I doubt very much if some of the people, lawmakers and clergymen among them, who are urging President Aquino to certify the urgency of the freedom of information bill really know the meaning of an “urgent bill.”
I am not a lawyer, but I certainly need not be one to clearly understand this provision of the Constitution: “No bill passed by either House shall become a law unless it has passed three readings on separate days, and printed copies thereof in its final form have been distributed to its Members three days before its passage, except when the President certifies to the necessity of its immediate enactment to meet a public calamity or emergency.” And so I ask: What “public calamity” or “emergency” would fall on us if the FOI bill were not passed through the normal legislative timetable?
Indeed, this matter particularly makes me knit my brows in dissent as I read Manila Auxiliary Archbishop Broderick Pabillo urging President Aquino in a related news report “to make a difference by certifying the urgency of the FOI bill.” It confuses me! Does the good bishop really mean a difference or a similarity? I mean, similarity with that which the President had done when he certified the RH bill as “urgent” even though—methinks every right-thinking Filipino would agree with me on this—there was then unquestionably no existing public calamity or emergency to justify its speedy passage. On the contrary, should not a bill that had practically wedged the whole nation in the middle for more than a decade deserve a longer process of national discernment rather than immediate enactment?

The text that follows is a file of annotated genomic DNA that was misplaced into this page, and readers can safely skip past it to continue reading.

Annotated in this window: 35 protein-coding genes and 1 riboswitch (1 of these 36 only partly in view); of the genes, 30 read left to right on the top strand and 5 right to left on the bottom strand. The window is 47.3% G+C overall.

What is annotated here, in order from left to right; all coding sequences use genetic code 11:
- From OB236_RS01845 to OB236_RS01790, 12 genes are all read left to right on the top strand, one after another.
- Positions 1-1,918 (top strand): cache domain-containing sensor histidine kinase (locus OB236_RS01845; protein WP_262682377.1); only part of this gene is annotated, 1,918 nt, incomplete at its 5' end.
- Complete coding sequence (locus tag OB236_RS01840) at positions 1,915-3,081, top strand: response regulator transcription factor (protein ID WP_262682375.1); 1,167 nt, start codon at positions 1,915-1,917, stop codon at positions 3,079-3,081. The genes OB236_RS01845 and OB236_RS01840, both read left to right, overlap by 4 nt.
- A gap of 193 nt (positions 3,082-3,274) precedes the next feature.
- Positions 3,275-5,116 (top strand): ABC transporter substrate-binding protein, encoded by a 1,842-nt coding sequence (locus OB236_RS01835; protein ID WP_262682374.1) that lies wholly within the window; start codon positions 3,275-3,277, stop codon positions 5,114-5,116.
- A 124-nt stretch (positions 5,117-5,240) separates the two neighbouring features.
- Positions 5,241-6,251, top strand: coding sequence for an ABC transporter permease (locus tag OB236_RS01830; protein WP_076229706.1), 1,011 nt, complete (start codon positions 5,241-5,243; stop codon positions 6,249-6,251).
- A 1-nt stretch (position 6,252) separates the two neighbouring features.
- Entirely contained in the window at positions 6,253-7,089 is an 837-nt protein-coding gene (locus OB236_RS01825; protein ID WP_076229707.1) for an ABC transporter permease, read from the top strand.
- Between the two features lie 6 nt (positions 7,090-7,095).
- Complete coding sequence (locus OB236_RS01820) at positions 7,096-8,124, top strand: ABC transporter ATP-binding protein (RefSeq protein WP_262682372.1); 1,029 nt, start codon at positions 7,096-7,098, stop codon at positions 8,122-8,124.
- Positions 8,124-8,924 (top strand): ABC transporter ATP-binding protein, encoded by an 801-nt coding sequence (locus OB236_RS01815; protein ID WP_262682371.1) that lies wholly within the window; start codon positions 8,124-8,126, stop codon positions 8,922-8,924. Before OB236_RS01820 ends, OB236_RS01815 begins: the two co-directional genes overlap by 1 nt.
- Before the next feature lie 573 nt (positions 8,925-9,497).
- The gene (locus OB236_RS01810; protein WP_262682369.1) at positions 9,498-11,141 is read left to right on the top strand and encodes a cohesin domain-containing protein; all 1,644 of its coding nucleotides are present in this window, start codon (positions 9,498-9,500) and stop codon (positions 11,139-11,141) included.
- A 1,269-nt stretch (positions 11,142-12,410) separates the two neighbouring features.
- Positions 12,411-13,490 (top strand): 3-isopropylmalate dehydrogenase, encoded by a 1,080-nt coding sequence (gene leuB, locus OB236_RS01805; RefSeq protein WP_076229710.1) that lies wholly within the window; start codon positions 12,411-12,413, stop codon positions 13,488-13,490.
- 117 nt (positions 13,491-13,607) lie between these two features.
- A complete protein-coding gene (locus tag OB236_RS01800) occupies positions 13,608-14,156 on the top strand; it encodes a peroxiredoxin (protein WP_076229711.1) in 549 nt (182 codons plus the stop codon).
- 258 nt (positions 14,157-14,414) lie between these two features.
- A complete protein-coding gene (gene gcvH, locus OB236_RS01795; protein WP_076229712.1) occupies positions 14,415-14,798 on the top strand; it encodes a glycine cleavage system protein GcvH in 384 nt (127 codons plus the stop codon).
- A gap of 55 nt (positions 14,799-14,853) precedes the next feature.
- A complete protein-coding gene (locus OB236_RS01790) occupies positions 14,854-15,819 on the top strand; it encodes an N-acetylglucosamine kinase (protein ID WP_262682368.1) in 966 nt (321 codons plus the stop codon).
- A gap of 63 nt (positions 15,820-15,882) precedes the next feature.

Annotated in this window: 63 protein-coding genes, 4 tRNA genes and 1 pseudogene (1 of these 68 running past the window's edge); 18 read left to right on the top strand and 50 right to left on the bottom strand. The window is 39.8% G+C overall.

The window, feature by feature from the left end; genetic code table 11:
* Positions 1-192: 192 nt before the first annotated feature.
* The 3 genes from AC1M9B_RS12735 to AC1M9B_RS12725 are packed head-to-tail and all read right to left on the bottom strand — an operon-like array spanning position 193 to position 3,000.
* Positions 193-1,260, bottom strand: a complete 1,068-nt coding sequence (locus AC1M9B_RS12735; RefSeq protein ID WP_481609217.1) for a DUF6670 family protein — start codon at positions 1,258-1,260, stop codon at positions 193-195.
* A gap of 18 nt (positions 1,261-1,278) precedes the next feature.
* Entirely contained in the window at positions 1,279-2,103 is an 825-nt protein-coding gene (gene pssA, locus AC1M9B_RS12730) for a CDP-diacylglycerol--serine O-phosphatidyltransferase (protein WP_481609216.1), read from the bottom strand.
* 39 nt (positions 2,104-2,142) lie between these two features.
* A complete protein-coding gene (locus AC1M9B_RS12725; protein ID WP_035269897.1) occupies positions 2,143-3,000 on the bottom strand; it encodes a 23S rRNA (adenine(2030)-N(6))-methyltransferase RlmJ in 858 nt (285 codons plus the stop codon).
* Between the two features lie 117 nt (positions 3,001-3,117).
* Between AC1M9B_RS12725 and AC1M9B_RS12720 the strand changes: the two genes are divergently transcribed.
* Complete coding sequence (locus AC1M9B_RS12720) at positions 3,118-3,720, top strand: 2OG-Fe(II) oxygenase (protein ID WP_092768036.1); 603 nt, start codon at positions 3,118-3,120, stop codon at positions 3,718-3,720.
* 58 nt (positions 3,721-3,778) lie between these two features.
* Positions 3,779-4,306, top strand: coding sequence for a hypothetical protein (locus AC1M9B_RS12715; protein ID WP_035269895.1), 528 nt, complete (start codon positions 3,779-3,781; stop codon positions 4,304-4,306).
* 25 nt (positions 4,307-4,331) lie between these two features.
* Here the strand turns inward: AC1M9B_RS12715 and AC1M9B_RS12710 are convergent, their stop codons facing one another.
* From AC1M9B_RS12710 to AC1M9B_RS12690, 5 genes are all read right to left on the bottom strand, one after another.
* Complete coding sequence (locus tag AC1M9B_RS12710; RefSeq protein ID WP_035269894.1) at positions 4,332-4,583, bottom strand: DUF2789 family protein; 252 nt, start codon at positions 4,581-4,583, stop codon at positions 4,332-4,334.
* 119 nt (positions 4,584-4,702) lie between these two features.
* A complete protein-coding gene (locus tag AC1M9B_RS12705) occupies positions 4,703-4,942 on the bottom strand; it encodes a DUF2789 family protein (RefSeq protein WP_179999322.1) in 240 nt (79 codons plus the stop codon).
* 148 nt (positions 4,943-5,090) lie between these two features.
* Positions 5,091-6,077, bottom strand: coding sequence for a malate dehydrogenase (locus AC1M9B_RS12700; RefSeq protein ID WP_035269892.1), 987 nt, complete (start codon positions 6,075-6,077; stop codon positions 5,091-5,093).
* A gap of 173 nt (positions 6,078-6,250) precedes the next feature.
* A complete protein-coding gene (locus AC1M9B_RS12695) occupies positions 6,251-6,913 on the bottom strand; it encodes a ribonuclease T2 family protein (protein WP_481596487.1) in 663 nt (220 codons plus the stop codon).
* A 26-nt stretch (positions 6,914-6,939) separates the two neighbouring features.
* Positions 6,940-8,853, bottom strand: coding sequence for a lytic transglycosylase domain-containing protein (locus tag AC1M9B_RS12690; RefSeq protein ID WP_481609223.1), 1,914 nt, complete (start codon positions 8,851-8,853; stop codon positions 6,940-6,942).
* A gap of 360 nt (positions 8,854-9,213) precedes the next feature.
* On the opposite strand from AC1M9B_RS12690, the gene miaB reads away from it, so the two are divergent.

But that is water under the bridge! Let not the same characters who had denounced the President for urgently certifying an otherwise nonurgent bill now push him into pursuing a truly bad precedent.
—RUDY L. CORONEL,